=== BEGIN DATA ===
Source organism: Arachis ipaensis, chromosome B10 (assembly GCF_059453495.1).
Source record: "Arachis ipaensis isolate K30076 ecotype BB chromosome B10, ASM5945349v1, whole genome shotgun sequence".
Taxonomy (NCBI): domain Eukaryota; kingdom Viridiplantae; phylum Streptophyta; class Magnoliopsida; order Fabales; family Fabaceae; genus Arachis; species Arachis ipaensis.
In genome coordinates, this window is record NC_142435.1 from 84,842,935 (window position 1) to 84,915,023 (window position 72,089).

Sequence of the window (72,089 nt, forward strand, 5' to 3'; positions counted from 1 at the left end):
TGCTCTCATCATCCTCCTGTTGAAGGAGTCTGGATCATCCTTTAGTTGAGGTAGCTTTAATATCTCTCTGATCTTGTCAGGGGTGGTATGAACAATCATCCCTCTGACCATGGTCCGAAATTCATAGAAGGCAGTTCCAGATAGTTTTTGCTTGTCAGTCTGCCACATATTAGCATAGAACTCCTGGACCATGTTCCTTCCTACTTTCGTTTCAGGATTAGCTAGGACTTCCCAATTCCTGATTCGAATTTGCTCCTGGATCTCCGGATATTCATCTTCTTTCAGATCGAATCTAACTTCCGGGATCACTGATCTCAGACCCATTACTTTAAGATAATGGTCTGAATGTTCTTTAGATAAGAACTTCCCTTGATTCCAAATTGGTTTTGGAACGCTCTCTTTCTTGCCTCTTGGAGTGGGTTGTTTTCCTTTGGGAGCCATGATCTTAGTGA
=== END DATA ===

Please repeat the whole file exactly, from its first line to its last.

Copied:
Source organism: Arachis ipaensis, chromosome B10 (assembly GCF_059453495.1).
Source record: "Arachis ipaensis isolate K30076 ecotype BB chromosome B10, ASM5945349v1, whole genome shotgun sequence".
Taxonomy (NCBI): domain Eukaryota; kingdom Viridiplantae; phylum Streptophyta; class Magnoliopsida; order Fabales; family Fabaceae; genus Arachis; species Arachis ipaensis.
In genome coordinates, this window is record NC_142435.1 from 84,842,935 (window position 1) to 84,915,023 (window position 72,089).

Sequence of the window (72,089 nt, forward strand, 5' to 3'; positions counted from 1 at the left end):
TGCTCTCATCATCCTCCTGTTGAAGGAGTCTGGATCATCCTTTAGTTGAGGTAGCTTTAATATCTCTCTGATCTTGTCAGGGGTGGTATGAACAATCATCCCTCTGACCATGGTCCGAAATTCATAGAAGGCAGTTCCAGATAGTTTTTGCTTGTCAGTCTGCCACATATTAGCATAGAACTCCTGGACCATGTTCCTTCCTACTTTCGTTTCAGGATTAGCTAGGACTTCCCAATTCCTGATTCGAATTTGCTCCTGGATCTCCGGATATTCATCTTCTTTCAGATCGAATCTAACTTCCGGGATCACTGATCTCAGACCCATTACTTTAAGATAATGGTCTGAATGTTCTTTAGATAAGAACTTCCCTTGATTCCAAATTGGTTTTGGAACGCTCTCTTTCTTGCCTCTTGGAGTGGGTTGTTTTCCTTTGGGAGCCATGATCTTAGTGA